Postpartum depression – the depression that occurs in new mothers after their baby is born – may be better known, but depression during pregnancy is more common than experts thought. There now is a new term for prenatal depression before the baby is born and postpartum depression after the baby is born – perinatal depression. 

Perinatal depression can be a serious and debilitating condition that oftentimes can go under-recognized and even when properly diagnosed, under-treated. Contributing factors include hormonal shifts, increased stress, physical and environmental changes, as well as other factors. Statistics show that between 9 to 24% of people who are pregnant will experience perinatal depression symptoms. 

The reason why it can be difficult to identify perinatal depression is that some of the symptoms of depression overlap with the normal effects of pregnancy. These symptoms include fatigue, weight gain, or altered sleeping pattern. When the feelings of anxiety, doubt, irritability, or fatigue last for a few weeks or impair daily functioning, this is when the normal effects of pregnancy could be more serious, and a healthcare provider should be consulted. 

Antidepressant therapy is frequently used to treat perinatal depression, but these medications can take a long time to be effective and have significant side effects during pregnancy and while breastfeeding. For those that prefer to be drug-free or who are treatment resistant, transcranial magnetic stimulation (TMS) is an alternative solution.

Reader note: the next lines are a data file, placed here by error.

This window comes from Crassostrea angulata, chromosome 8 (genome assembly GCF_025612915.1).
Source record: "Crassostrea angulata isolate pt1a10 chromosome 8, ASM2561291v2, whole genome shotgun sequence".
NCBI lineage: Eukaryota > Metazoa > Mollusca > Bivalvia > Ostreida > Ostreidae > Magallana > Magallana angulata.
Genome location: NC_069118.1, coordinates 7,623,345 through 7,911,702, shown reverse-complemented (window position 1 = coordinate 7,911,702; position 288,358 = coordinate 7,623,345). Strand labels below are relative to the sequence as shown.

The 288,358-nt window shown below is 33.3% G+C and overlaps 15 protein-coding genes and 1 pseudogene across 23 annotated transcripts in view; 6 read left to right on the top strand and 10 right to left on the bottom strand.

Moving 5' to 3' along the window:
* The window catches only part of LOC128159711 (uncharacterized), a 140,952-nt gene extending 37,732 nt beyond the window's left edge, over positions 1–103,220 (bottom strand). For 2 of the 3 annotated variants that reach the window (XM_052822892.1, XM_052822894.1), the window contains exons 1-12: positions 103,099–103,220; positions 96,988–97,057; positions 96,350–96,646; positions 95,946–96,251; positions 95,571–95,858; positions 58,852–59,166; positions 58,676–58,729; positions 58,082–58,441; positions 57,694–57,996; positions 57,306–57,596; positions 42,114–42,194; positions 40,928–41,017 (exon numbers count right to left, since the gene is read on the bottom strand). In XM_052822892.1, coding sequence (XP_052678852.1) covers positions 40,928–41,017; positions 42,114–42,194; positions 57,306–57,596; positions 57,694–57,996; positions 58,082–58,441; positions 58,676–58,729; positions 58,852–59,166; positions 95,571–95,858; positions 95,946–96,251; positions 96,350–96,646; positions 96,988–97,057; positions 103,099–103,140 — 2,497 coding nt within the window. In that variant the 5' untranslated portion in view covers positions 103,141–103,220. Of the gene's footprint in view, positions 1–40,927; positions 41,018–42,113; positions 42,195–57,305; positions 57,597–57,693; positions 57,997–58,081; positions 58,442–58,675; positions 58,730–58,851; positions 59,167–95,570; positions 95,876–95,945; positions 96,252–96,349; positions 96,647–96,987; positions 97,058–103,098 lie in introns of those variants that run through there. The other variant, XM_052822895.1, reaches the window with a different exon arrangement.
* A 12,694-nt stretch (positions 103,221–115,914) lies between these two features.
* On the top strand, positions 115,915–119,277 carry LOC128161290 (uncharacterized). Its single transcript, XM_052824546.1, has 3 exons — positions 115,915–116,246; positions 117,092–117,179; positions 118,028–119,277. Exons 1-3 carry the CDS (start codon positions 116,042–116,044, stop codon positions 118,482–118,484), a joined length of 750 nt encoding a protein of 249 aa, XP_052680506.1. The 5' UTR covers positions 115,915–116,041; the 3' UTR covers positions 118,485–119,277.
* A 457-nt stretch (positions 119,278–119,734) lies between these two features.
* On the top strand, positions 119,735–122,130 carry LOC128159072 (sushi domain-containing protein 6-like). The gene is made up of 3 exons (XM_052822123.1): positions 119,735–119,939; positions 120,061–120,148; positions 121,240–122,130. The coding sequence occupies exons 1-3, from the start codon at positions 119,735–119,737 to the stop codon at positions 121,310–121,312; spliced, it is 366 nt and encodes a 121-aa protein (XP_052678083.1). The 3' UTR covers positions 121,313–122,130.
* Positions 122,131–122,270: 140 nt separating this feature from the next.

TMS, an FDA-approved treatment for major depressive disorder, is a noninvasive procedure that works by directing recurring magnetic energy pulses at specific areas of the brain that are involved in mood control. The magnetic pulses pass painlessly through the skull to stimulate brain cells which can improve communication between different parts of the brain. The result is long-lasting effects on how the brain functions which can ease depression symptoms and improve mood.

Multiple studies have shown that TMS can provide safe and effective treatment for women with no side effects on the baby. In 2020, a pilot study was conducted to look at the efficacy of TMS in a group of women with postpartum depression. This specific study was intended to add to the information that had been gathered from several earlier studies on the same topic. What was found was that the treatment with TMS of participants with postpartum depression resulted in an improvement in depressive symptoms which were maintained over 3 to 6 months of follow-up. 

If you or someone you know is, or could be, suffering from perinatal depression, consider exploring TMS as a treatment option. Consult with a healthcare professional to discuss if TMS is right for you. 

About the Author

Kimberly Sandberg Aloha Integrative Health
Kim Sandberg is the owner and founder of Aloha Integrative Health and a Certified Registered Nurse Anesthetist. She has two advanced degrees: a Masters of Science in Nursing as a Nurse Anesthetist and a Doctor of Nursing Practice. She has worked in a variety of settings, though the biggest impact on Kim and her work came from her 28 years of service in the Navy Reserve.

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